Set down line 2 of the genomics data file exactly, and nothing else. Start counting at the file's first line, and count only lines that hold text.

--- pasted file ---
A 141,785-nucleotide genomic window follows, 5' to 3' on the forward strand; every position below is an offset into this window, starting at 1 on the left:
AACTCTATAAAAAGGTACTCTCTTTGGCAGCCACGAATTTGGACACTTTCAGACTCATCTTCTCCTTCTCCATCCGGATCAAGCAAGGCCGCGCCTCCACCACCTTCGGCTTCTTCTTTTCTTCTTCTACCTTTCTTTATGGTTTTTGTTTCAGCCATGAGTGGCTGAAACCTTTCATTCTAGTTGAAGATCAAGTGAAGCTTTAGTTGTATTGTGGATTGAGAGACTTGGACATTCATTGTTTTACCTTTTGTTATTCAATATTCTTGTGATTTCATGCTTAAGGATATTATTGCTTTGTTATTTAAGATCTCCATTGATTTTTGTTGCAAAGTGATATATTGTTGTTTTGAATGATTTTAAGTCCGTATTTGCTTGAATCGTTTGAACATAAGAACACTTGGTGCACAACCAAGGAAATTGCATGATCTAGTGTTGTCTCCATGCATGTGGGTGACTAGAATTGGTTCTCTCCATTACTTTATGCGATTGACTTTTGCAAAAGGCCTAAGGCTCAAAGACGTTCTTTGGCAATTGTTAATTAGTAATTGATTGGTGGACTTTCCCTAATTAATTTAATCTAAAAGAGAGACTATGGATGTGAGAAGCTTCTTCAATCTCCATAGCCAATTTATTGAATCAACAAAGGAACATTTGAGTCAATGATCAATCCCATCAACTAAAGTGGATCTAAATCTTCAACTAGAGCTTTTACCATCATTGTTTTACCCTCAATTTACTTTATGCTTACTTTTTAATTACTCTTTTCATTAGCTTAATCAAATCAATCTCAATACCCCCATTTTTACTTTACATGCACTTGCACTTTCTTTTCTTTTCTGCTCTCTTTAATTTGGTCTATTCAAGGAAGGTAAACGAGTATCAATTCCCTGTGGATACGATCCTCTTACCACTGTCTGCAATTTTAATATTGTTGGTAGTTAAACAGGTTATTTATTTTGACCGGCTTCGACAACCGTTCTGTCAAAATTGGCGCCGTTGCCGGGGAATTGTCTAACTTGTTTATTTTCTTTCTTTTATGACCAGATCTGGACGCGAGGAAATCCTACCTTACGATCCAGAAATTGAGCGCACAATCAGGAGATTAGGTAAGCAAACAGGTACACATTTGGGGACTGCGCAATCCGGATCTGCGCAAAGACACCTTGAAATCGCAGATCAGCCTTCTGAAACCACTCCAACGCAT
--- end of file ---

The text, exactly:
AACTCTATAAAAAGGTACTCTCTTTGGCAGCCACGAATTTGGACACTTTCAGACTCATCTTCTCCTTCTCCATCCGGATCAAGCAAGGCCGCGCCTCCACCACCTTCGGCTTCTTCTTTTCTTCTTCTACCTTTCTTTATGGTTTTTGTTTCAGCCATGAGTGGCTGAAACCTTTCATTCTAGTTGAAGATCAAGTGAAGCTTTAGTTGTATTGTGGATTGAGAGACTTGGACATTCATTGTTTTACCTTTTGTTATTCAATATTCTTGTGATTTCATGCTTAAGGATATTATTGCTTTGTTATTTAAGATCTCCATTGATTTTTGTTGCAAAGTGATATATTGTTGTTTTGAATGATTTTAAGTCCGTATTTGCTTGAATCGTTTGAACATAAGAACACTTGGTGCACAACCAAGGAAATTGCATGATCTAGTGTTGTCTCCATGCATGTGGGTGACTAGAATTGGTTCTCTCCATTACTTTATGCGATTGACTTTTGCAAAAGGCCTAAGGCTCAAAGACGTTCTTTGGCAATTGTTAATTAGTAATTGATTGGTGGACTTTCCCTAATTAATTTAATCTAAAAGAGAGACTATGGATGTGAGAAGCTTCTTCAATCTCCATAGCCAATTTATTGAATCAACAAAGGAACATTTGAGTCAATGATCAATCCCATCAACTAAAGTGGATCTAAATCTTCAACTAGAGCTTTTACCATCATTGTTTTACCCTCAATTTACTTTATGCTTACTTTTTAATTACTCTTTTCATTAGCTTAATCAAATCAATCTCAATACCCCCATTTTTACTTTACATGCACTTGCACTTTCTTTTCTTTTCTGCTCTCTTTAATTTGGTCTATTCAAGGAAGGTAAACGAGTATCAATTCCCTGTGGATACGATCCTCTTACCACTGTCTGCAATTTTAATATTGTTGGTAGTTAAACAGGTTATTTATTTTGACCGGCTTCGACAACCGTTCTGTCAAAATTGGCGCCGTTGCCGGGGAATTGTCTAACTTGTTTATTTTCTTTCTTTTATGACCAGATCTGGACGCGAGGAAATCCTACCTTACGATCCAGAAATTGAGCGCACAATCAGGAGATTAGGTAAGCAAACAGGTACACATTTGGGGACTGCGCAATCCGGATCTGCGCAAAGACACCTTGAAATCGCAGATCAGCCTTCTGAAACCACTCCAACGCAT